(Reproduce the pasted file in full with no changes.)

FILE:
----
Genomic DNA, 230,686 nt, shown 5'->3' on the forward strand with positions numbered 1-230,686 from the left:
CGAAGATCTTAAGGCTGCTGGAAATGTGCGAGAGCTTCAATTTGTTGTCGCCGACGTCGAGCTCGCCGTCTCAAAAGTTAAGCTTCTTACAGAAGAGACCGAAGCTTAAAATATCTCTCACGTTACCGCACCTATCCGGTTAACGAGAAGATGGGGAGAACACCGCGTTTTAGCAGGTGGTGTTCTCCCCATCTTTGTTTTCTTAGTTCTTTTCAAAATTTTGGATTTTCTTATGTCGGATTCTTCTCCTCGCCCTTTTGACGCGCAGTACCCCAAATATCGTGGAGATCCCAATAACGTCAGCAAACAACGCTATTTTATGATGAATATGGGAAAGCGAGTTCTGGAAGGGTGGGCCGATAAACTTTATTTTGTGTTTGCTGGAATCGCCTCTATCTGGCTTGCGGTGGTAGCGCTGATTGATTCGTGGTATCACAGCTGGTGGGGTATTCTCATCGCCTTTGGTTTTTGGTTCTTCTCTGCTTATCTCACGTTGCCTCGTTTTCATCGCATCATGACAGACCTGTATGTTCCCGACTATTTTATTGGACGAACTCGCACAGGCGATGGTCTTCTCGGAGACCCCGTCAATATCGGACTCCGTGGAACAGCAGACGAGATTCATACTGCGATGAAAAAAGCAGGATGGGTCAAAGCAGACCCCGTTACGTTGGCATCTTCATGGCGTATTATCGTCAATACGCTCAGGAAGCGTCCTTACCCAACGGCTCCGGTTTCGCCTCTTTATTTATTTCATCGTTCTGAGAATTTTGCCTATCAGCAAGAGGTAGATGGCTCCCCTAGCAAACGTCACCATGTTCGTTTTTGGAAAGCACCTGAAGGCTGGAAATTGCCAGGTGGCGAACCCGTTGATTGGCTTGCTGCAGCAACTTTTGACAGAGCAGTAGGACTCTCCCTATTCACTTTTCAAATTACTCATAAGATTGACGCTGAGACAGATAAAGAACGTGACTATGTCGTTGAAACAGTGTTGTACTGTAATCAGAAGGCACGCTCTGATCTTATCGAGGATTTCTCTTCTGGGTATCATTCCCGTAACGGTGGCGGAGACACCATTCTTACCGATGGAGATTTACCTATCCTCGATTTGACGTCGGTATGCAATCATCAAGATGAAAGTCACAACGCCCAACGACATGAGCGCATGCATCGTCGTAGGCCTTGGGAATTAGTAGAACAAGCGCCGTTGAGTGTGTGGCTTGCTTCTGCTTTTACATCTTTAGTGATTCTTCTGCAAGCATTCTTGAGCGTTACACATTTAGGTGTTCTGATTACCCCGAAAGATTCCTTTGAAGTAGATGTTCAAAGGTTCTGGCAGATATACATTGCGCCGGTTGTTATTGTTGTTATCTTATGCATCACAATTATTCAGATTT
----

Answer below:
Genomic DNA, 230,686 nt, shown 5'->3' on the forward strand with positions numbered 1-230,686 from the left:
CGAAGATCTTAAGGCTGCTGGAAATGTGCGAGAGCTTCAATTTGTTGTCGCCGACGTCGAGCTCGCCGTCTCAAAAGTTAAGCTTCTTACAGAAGAGACCGAAGCTTAAAATATCTCTCACGTTACCGCACCTATCCGGTTAACGAGAAGATGGGGAGAACACCGCGTTTTAGCAGGTGGTGTTCTCCCCATCTTTGTTTTCTTAGTTCTTTTCAAAATTTTGGATTTTCTTATGTCGGATTCTTCTCCTCGCCCTTTTGACGCGCAGTACCCCAAATATCGTGGAGATCCCAATAACGTCAGCAAACAACGCTATTTTATGATGAATATGGGAAAGCGAGTTCTGGAAGGGTGGGCCGATAAACTTTATTTTGTGTTTGCTGGAATCGCCTCTATCTGGCTTGCGGTGGTAGCGCTGATTGATTCGTGGTATCACAGCTGGTGGGGTATTCTCATCGCCTTTGGTTTTTGGTTCTTCTCTGCTTATCTCACGTTGCCTCGTTTTCATCGCATCATGACAGACCTGTATGTTCCCGACTATTTTATTGGACGAACTCGCACAGGCGATGGTCTTCTCGGAGACCCCGTCAATATCGGACTCCGTGGAACAGCAGACGAGATTCATACTGCGATGAAAAAAGCAGGATGGGTCAAAGCAGACCCCGTTACGTTGGCATCTTCATGGCGTATTATCGTCAATACGCTCAGGAAGCGTCCTTACCCAACGGCTCCGGTTTCGCCTCTTTATTTATTTCATCGTTCTGAGAATTTTGCCTATCAGCAAGAGGTAGATGGCTCCCCTAGCAAACGTCACCATGTTCGTTTTTGGAAAGCACCTGAAGGCTGGAAATTGCCAGGTGGCGAACCCGTTGATTGGCTTGCTGCAGCAACTTTTGACAGAGCAGTAGGACTCTCCCTATTCACTTTTCAAATTACTCATAAGATTGACGCTGAGACAGATAAAGAACGTGACTATGTCGTTGAAACAGTGTTGTACTGTAATCAGAAGGCACGCTCTGATCTTATCGAGGATTTCTCTTCTGGGTATCATTCCCGTAACGGTGGCGGAGACACCATTCTTACCGATGGAGATTTACCTATCCTCGATTTGACGTCGGTATGCAATCATCAAGATGAAAGTCACAACGCCCAACGACATGAGCGCATGCATCGTCGTAGGCCTTGGGAATTAGTAGAACAAGCGCCGTTGAGTGTGTGGCTTGCTTCTGCTTTTACATCTTTAGTGATTCTTCTGCAAGCATTCTTGAGCGTTACACATTTAGGTGTTCTGATTACCCCGAAAGATTCCTTTGAAGTAGATGTTCAAAGGTTCTGGCAGATATACATTGCGCCGGTTGTTATTGTTGTTATCTTATGCATCACAATTATTCAGATTT